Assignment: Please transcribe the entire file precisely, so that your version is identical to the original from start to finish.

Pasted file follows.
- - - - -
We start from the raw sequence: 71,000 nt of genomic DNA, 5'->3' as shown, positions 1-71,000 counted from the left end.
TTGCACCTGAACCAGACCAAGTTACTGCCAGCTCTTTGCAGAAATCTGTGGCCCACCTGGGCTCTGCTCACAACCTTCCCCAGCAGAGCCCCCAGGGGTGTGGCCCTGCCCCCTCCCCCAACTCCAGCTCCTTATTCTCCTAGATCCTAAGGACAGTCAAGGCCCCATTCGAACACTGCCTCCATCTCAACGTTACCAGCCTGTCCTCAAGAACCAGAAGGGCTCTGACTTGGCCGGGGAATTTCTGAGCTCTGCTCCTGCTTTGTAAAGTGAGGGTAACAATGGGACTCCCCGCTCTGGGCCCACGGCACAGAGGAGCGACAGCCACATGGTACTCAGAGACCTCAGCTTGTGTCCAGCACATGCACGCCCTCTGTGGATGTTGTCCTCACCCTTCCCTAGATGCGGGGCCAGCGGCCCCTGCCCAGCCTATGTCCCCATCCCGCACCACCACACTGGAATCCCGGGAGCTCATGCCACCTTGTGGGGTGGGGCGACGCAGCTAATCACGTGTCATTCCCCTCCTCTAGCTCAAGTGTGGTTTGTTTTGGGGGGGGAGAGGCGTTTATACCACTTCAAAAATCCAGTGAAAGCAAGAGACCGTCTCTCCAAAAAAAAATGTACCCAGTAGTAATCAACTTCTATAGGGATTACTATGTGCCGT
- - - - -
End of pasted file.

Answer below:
We start from the raw sequence: 71,000 nt of genomic DNA, 5'->3' as shown, positions 1-71,000 counted from the left end.
TTGCACCTGAACCAGACCAAGTTACTGCCAGCTCTTTGCAGAAATCTGTGGCCCACCTGGGCTCTGCTCACAACCTTCCCCAGCAGAGCCCCCAGGGGTGTGGCCCTGCCCCCTCCCCCAACTCCAGCTCCTTATTCTCCTAGATCCTAAGGACAGTCAAGGCCCCATTCGAACACTGCCTCCATCTCAACGTTACCAGCCTGTCCTCAAGAACCAGAAGGGCTCTGACTTGGCCGGGGAATTTCTGAGCTCTGCTCCTGCTTTGTAAAGTGAGGGTAACAATGGGACTCCCCGCTCTGGGCCCACGGCACAGAGGAGCGACAGCCACATGGTACTCAGAGACCTCAGCTTGTGTCCAGCACATGCACGCCCTCTGTGGATGTTGTCCTCACCCTTCCCTAGATGCGGGGCCAGCGGCCCCTGCCCAGCCTATGTCCCCATCCCGCACCACCACACTGGAATCCCGGGAGCTCATGCCACCTTGTGGGGTGGGGCGACGCAGCTAATCACGTGTCATTCCCCTCCTCTAGCTCAAGTGTGGTTTGTTTTGGGGGGGGAGAGGCGTTTATACCACTTCAAAAATCCAGTGAAAGCAAGAGACCGTCTCTCCAAAAAAAAATGTACCCAGTAGTAATCAACTTCTATAGGGATTACTATGTGCCGT